Francis Brooke, manager of the Trojan Income Fund for Troy Asset Management tells MoneyWeek where he'd put his money now.
The UK stockmarket is shaping up to produce a modest positive return for the year. Strong dividend growth has supported valuations, but the fact that firms have been returning capital to shareholders also reflects the current scarcity of investment opportunities. That, in turn, has negative implications for future growth.
With energy and regulation costs on the increase, margins (which recently expanded, thanks to cost cutting) are under pressure again. As a result, the market may be disappointed by earnings and dividend growth next year.
This will be accentuated by the impact of the weak dollar, which I don't think has been fully factored into market forecasts. The UK market is disproportionately exposed to the dollar through big sectors such as oil, pharmaceuticals and mining, and the dividends paid by companies such as BP, HSBC and Rio Tinto are dollar-denominated.
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Our cautious outlook for next year hinges on the belief that inflation will remain low and investors need to adjust their expectations of nominal returns accordingly. Dividend income should represent a higher proportion of equity returns in the next few years than was the case in the 1980s and 1990s, when rising equity valuations boosted returns. Our choice of stocks is therefore predicated on the ability of companies to provide long-term dividend growth that will beat inflation and therefore preserve the real value of investors' capital.
We enjoy investing in companies that have recently fallen out of favour in the market, and Unilever (ULVR) is a good recent example. This global consumer goods manufacturer has lost market share to competitors such as Procter & Gamble and missed ambitious revenue targets. The recent restructuring programme has, however, reduced costs and the number of key brands to a more manageable number - 400.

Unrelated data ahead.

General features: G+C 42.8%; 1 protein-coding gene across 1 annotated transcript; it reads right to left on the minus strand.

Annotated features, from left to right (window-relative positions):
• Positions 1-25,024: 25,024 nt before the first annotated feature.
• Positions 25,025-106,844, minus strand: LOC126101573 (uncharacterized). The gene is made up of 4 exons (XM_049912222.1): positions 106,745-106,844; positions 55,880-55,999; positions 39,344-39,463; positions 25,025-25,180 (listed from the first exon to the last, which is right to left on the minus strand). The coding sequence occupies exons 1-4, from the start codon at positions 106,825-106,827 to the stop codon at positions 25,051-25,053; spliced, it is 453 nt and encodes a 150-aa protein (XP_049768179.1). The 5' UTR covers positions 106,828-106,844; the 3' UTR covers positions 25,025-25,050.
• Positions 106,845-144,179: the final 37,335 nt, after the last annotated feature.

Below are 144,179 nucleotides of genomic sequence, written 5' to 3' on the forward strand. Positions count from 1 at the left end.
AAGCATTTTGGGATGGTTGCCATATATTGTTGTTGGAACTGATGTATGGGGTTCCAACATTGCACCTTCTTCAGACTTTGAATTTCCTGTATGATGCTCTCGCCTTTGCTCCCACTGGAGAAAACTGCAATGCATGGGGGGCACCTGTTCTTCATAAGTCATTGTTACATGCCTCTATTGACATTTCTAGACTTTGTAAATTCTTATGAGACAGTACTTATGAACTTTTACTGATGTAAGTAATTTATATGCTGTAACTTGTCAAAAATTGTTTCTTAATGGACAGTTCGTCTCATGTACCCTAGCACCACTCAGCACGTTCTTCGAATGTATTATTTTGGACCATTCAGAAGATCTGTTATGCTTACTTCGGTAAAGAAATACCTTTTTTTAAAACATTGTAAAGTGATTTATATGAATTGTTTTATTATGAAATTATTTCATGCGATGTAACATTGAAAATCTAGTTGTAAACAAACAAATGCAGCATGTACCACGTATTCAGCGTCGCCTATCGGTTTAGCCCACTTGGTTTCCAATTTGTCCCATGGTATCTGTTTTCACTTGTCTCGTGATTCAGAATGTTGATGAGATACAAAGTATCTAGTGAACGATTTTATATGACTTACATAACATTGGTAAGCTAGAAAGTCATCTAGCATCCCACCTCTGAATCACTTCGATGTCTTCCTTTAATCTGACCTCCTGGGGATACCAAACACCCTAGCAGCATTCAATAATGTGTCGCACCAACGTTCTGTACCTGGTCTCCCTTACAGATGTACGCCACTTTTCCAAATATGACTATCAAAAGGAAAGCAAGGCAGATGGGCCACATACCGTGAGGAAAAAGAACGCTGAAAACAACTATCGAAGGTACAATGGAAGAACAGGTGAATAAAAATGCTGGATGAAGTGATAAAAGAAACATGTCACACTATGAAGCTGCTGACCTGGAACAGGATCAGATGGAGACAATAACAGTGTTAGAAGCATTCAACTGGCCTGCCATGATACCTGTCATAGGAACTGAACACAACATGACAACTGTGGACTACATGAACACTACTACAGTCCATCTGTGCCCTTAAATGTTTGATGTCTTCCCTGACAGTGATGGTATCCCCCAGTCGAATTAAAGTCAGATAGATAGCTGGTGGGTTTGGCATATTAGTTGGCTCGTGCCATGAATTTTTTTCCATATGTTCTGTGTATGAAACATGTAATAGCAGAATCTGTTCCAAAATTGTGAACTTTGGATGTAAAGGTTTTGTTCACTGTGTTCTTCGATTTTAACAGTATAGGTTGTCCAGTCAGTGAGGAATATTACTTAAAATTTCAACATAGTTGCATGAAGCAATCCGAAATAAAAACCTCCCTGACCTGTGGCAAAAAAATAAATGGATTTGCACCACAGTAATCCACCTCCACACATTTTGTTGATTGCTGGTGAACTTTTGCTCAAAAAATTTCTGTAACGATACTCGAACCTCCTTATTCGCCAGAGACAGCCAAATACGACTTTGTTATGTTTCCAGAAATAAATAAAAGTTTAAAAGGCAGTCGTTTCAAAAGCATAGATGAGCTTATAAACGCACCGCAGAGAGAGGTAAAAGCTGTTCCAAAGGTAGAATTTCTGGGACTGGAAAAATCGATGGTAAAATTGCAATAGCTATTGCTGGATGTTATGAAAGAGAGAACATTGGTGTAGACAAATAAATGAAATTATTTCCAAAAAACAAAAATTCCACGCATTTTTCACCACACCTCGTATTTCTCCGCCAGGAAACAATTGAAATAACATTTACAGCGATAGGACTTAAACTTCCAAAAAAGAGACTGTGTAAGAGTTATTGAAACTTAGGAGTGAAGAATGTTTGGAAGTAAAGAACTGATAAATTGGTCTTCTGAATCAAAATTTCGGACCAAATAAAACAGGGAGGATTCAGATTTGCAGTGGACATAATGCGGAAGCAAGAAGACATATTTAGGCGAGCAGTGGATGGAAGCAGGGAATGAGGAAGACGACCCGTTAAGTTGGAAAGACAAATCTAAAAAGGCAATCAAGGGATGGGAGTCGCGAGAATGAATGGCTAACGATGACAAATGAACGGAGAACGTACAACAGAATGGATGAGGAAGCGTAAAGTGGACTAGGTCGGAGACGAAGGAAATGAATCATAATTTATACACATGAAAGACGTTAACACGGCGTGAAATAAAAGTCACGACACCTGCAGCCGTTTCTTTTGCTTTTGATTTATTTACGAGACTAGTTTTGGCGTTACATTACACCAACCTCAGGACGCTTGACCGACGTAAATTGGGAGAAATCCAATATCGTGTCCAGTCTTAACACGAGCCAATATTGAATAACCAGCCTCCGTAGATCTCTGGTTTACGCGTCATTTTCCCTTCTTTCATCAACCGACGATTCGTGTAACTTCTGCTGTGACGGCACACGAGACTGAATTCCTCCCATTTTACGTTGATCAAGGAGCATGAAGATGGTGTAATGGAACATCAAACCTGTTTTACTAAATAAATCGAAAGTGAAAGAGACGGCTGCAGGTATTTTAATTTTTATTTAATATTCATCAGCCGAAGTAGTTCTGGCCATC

The core franchise is still intact and the combined group generates £1.5bn of free cash flow after the payment of dividends. This means Unilever can invest in the advertising and promotion necessary to revitalise growth. At 489p, on a 2005 p/e of 11.5 times and offering a yield of more than 4%, the shares are attractive.
Davis Service (DVSG) is a good example of a medium-sized firm that fits our investment criteria. Capitalised at £800m, the company specialises in laundry, work-garment rental and other critical but unfashionable services. The shares trade on a prospective p/e of 12.8 times, yield more than 4%, and have a consistent dividend growth record. Rising wage costs will be offset by improved financing terms next year, and any proceeds from disposals are likely to be returned to shareholders.
Air Partner (AIP) is a very small company (its market capitalisation is only £40m). As the world's leading air charter broker, it has a unique franchise - matching the growing demand for the charter of aircraft with the global network of planes to which it has access. Air Partner does not operate or own aircraft, and has an ungeared balance sheet.
Although the forecast p/e of 17.5 times is relatively high, the shares yield more than 3.5% and there is a stated commitment to a progressive dividend policy that could see the dividend grow 10% a year. The shares are tightly held, the chairman has a 35% stake and there is no intention to diversify away from the core business. At 452p, we consider these shares to be an excellent long-term investment.
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